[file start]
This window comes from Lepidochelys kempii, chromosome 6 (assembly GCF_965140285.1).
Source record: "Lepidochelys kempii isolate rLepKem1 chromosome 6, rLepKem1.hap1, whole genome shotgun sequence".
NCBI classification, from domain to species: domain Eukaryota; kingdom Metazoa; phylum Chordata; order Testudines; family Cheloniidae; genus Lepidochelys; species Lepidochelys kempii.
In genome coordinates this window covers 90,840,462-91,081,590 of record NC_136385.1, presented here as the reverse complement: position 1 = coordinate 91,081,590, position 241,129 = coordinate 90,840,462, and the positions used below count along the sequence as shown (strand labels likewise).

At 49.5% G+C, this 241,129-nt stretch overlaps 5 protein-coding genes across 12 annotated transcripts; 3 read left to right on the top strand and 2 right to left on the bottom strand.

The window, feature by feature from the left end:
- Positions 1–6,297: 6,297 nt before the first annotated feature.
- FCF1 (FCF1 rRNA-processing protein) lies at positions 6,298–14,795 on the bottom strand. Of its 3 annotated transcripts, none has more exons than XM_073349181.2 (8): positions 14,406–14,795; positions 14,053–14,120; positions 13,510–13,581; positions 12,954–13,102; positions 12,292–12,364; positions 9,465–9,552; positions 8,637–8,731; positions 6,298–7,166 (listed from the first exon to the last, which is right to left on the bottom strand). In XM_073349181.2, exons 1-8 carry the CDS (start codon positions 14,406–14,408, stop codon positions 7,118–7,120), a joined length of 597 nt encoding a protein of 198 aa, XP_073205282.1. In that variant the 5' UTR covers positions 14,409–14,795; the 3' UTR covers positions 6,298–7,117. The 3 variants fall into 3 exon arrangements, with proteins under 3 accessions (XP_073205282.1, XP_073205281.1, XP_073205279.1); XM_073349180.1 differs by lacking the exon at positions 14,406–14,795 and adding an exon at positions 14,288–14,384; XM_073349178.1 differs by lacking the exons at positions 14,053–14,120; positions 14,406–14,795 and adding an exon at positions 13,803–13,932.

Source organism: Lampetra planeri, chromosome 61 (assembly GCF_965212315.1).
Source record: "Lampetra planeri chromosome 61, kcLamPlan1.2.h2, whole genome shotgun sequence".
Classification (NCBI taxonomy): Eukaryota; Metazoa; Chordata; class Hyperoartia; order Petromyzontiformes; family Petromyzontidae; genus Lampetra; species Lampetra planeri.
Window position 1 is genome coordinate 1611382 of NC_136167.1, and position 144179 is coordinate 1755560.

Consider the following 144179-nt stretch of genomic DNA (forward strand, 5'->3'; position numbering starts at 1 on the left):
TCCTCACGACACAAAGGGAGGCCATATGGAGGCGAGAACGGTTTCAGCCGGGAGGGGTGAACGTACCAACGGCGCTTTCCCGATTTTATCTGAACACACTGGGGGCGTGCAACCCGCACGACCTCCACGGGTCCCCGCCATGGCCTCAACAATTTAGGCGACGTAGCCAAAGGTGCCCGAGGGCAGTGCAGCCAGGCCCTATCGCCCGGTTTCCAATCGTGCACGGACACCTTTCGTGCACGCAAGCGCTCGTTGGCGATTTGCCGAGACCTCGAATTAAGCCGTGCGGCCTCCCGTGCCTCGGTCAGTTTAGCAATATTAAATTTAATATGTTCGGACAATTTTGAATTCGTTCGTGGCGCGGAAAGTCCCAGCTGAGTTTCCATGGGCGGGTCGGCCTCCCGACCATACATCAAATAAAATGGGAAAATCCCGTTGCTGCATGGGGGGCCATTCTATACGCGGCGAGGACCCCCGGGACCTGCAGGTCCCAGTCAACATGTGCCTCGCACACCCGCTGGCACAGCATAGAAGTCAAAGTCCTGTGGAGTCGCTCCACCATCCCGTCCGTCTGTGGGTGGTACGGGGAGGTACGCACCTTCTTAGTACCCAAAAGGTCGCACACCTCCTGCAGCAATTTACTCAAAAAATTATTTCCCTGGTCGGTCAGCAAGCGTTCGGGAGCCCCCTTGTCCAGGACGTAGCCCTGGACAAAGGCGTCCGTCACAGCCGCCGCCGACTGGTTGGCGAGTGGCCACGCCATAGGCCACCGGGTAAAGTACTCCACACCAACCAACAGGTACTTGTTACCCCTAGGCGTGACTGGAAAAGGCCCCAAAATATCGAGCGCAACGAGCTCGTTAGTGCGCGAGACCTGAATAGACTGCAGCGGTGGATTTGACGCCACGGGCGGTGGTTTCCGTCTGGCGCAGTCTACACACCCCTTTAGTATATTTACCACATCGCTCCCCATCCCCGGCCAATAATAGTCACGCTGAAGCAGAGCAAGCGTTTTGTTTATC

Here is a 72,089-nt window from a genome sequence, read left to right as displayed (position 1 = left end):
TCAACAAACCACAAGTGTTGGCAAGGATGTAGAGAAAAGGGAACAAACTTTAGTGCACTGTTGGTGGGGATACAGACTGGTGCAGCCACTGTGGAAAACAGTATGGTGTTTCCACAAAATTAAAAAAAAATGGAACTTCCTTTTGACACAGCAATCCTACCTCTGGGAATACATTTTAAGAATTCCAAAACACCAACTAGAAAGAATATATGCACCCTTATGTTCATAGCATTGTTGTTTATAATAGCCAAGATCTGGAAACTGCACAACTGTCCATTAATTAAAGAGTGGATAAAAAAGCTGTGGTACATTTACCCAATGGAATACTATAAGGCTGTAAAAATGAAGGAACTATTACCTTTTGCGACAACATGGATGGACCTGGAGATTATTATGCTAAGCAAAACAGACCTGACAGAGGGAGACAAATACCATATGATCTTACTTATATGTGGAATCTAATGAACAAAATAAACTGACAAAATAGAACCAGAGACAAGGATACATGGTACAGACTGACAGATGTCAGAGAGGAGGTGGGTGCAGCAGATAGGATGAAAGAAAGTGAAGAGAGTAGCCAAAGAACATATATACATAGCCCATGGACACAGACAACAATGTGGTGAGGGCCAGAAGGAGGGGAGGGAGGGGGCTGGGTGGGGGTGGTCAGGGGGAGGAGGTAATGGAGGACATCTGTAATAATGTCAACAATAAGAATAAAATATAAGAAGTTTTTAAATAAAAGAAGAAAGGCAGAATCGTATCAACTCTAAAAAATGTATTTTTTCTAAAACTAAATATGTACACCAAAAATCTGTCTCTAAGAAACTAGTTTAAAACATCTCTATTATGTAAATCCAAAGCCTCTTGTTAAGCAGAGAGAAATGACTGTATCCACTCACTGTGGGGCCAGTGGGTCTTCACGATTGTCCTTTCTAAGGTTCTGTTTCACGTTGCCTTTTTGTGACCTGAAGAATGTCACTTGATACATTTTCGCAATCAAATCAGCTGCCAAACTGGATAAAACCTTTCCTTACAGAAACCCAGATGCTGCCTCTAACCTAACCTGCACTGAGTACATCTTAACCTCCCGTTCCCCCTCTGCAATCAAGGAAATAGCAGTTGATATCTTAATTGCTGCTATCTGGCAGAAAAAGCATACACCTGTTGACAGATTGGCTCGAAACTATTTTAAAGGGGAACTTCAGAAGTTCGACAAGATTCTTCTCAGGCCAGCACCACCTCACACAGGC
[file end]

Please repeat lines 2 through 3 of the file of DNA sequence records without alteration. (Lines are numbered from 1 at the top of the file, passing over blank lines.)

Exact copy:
Source record: "Lepidochelys kempii isolate rLepKem1 chromosome 6, rLepKem1.hap1, whole genome shotgun sequence".
NCBI classification, from domain to species: domain Eukaryota; kingdom Metazoa; phylum Chordata; order Testudines; family Cheloniidae; genus Lepidochelys; species Lepidochelys kempii.